Testing 1,000 lb. weights in the Weights & Measures Metrology Laboratory.
Vermont Business Magazine Today marks the beginning of National Weights and Measures Week, a time to recognize the important role of weights and measures regulatory programs across the country. The date of this year’s Weights and Measures Week is significant as it marks the signing of the first Weights and Measures law by John Adams on March 2, 1799. Throughout the country, thousands of weights and measures inspectors work diligently to enforce laws designed to not only protect consumers but to also develop a level playing field in commerce wherever a weight or measure is involved.
Vermont’s Weights and Measures program is located in the Vermont Agency of Agriculture Food and Market’s Consumer Protection Section. Many consumers are surprised to learn that weights and measures programs are part of many agencies of agriculture nationwide. This is true of Vermont, where much of the state’s early economy was based on agricultural products produced on tens of thousands of farms. Historically, commodities produced in Vermont like milk, meat, grains, feed, corn, and maple were sold by weight or measure, therefore the inspection program was placed in the Agency of Agriculture.
Vermont’s program consists of a Weights & Measures Metrology lab managed by a Metrologist and a corresponding field inspection component. The Metrologist manages the program’s laboratory. The metrology lab maintains the state’s weights and measures standards, conducts calibrations on weighing and measuring artifacts, and advises both the program staff and private industry regarding weights and measures laws, regulations, and best practices. Each year the laboratory tests thousands of hydrometers utilized by the maple industry, weights ranging in size from 1,000 lbs. to 0.001 lb. and numerous test measures used in the inspection and calibration of thousands of fuel pumps.
Mike Larose testing a vehicle scale using the heavy duty scale test truck and weights.
The inspections conducted by field staff provide equity in the marketplace and consumer protection by testing and inspecting commercial devices used in commerce. Each year the Vermont program inspects over 6,000 gas pumps, 425 fuel oil truck meters, 225 propane truck meters, thousands of scales and packages. Inspectors conduct hundreds of price verification inspections, testing the accuracy of laser scanning systems in retail outlets. This work promotes consumer protection by ensuring that these devices are accurate and correct and by also monitoring pricing integrity and weighing and measuring practices where commercial transactions occur.
A top priority of the section is responding to consumer concerns, the most common being: short measure on gas pumps, oil truck meters, beer, and firewood, as well as issues regarding retail pricing accuracy and fuel quality.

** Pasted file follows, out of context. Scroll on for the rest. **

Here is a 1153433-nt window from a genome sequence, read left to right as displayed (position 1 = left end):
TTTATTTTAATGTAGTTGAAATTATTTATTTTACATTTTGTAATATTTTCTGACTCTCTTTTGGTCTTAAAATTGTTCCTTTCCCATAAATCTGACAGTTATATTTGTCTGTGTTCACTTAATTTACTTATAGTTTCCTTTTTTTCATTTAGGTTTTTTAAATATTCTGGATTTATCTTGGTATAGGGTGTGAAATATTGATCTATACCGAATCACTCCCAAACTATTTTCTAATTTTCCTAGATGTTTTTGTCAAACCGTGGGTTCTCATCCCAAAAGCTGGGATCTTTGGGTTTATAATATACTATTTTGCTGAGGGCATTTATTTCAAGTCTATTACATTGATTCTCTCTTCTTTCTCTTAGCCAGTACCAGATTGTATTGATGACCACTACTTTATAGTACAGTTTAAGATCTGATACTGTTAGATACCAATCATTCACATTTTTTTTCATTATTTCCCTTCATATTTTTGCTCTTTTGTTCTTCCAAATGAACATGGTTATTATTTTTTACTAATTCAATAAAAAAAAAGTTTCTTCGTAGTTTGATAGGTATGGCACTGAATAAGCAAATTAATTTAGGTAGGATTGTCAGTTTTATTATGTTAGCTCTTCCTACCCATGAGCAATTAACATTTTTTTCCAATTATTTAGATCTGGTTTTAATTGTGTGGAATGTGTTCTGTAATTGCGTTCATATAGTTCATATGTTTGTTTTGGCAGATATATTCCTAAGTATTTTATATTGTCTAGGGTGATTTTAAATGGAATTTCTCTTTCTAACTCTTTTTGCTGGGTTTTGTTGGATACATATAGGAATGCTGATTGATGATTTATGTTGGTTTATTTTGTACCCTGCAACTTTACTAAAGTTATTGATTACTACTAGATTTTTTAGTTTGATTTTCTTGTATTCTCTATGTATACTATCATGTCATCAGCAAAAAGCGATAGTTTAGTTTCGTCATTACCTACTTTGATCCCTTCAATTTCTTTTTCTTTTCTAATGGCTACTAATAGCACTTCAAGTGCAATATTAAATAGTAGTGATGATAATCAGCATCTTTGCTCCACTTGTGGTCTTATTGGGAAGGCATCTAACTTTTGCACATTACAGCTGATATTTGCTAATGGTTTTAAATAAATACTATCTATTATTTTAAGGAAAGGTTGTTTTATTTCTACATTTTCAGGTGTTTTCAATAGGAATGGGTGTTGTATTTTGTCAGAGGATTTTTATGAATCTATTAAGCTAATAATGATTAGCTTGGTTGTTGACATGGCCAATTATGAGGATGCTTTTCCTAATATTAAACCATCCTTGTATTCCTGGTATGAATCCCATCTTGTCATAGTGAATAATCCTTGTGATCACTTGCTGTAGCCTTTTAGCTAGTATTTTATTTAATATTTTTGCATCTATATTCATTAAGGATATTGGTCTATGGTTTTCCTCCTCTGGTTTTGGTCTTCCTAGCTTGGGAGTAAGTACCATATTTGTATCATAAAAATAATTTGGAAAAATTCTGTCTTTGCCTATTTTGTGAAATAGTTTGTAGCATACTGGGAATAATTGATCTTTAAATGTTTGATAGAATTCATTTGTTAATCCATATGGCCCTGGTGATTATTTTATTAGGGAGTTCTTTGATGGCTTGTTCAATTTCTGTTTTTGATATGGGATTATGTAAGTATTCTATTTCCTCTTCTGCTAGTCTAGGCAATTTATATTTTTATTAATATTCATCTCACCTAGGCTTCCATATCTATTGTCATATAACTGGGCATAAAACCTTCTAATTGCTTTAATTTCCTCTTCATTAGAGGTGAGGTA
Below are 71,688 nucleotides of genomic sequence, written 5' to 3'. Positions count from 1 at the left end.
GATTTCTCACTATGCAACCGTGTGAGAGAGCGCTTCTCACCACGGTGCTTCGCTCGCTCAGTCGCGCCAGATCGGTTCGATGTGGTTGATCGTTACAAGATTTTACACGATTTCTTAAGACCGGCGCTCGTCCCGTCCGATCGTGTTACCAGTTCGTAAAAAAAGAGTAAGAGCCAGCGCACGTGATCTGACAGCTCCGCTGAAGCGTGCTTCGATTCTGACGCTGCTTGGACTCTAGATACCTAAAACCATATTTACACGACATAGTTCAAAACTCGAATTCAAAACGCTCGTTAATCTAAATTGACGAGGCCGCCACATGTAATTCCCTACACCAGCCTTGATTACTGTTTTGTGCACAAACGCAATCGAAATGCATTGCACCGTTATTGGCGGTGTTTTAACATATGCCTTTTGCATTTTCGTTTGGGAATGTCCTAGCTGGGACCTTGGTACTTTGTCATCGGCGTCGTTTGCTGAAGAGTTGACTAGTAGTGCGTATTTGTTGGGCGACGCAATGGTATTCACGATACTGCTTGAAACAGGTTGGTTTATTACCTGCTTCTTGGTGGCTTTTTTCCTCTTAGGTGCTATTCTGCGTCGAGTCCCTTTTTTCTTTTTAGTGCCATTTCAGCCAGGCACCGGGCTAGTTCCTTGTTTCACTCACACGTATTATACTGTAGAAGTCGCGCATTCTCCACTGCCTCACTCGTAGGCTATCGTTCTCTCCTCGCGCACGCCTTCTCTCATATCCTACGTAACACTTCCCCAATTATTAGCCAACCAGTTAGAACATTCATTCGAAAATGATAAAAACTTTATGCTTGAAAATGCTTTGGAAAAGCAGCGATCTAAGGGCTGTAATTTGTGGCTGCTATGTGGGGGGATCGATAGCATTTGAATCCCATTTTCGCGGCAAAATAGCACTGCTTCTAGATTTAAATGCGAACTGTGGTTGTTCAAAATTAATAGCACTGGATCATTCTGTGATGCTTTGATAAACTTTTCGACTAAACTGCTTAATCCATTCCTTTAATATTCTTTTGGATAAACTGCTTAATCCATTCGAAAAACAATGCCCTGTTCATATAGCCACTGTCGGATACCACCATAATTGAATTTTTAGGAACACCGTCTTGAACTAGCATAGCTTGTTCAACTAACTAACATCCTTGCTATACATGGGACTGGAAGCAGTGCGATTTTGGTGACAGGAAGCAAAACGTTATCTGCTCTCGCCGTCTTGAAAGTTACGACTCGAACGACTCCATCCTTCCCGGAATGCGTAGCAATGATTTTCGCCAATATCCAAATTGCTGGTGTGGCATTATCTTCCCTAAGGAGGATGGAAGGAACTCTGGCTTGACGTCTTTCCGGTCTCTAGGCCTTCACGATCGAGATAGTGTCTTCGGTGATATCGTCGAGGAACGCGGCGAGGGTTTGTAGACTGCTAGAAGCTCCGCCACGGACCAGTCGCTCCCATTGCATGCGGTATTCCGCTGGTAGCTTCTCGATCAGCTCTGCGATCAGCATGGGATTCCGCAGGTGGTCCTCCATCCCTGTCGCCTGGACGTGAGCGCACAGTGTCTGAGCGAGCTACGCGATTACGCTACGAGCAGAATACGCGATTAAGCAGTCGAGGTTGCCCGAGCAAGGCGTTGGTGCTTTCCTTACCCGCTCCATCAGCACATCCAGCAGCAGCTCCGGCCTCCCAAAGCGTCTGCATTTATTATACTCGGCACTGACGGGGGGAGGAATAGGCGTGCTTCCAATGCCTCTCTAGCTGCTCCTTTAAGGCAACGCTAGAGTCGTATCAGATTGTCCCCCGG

The National Conference on Weights and Measures (NCWM) has announced that this year’s theme is Back to the Basics as we Arrive in the Cloud. The theme expresses the dynamic challenges faced by regulatory jurisdictions across the country. Gasoline stations and supermarkets employ state of the art weighing and measuring equipment. Inspectors need to understand software in the documentation, inspection, and investigation process. Technology is changing so rapidly that inspection staff are often playing catch up to significant changes in how commerce takes place. Discounts can now be taken at gas stations using I-Phones, transportation systems such as UBER now employ GPS based measurement systems that charge consumers not based on a traditional physical taxi meter but from sources not physically connected to the vehicle. Theft at the gas pump is now taking place by the use of skimmers that are illegally installed in the pump and steal consumers credit and debit card information.
Weights and Measures jurisdictions often face many unique challenges. In the future, one issue that could potentially affect the state of Vermont Weights and Measures program is that of the sale of recreational Cannabis. Due to the high unit price of cannabis special requirements would need to take place. Issues of appropriate higher-class scales, higher level of test weights, package and labeling, method of sale, and moisture loss are all issues that other states have had to define in implementing a cannabis inspection program.
Weights and Measures Week serves as a reminder of the great value consumers receive from weights and measures inspection programs. The Consumer Protection Section works to both regulate and educate the businesses they inspect. When violations are found, appropriate enforcement action is taken. Repeated violations may result in penalties being issued. A list of findings can now be found on the Vermont Agency of Agriculture website at:
Equipment used for checking packages for accurate weight in grocery stores.
Source: Vermont Agency of Agriculture 3.1.2018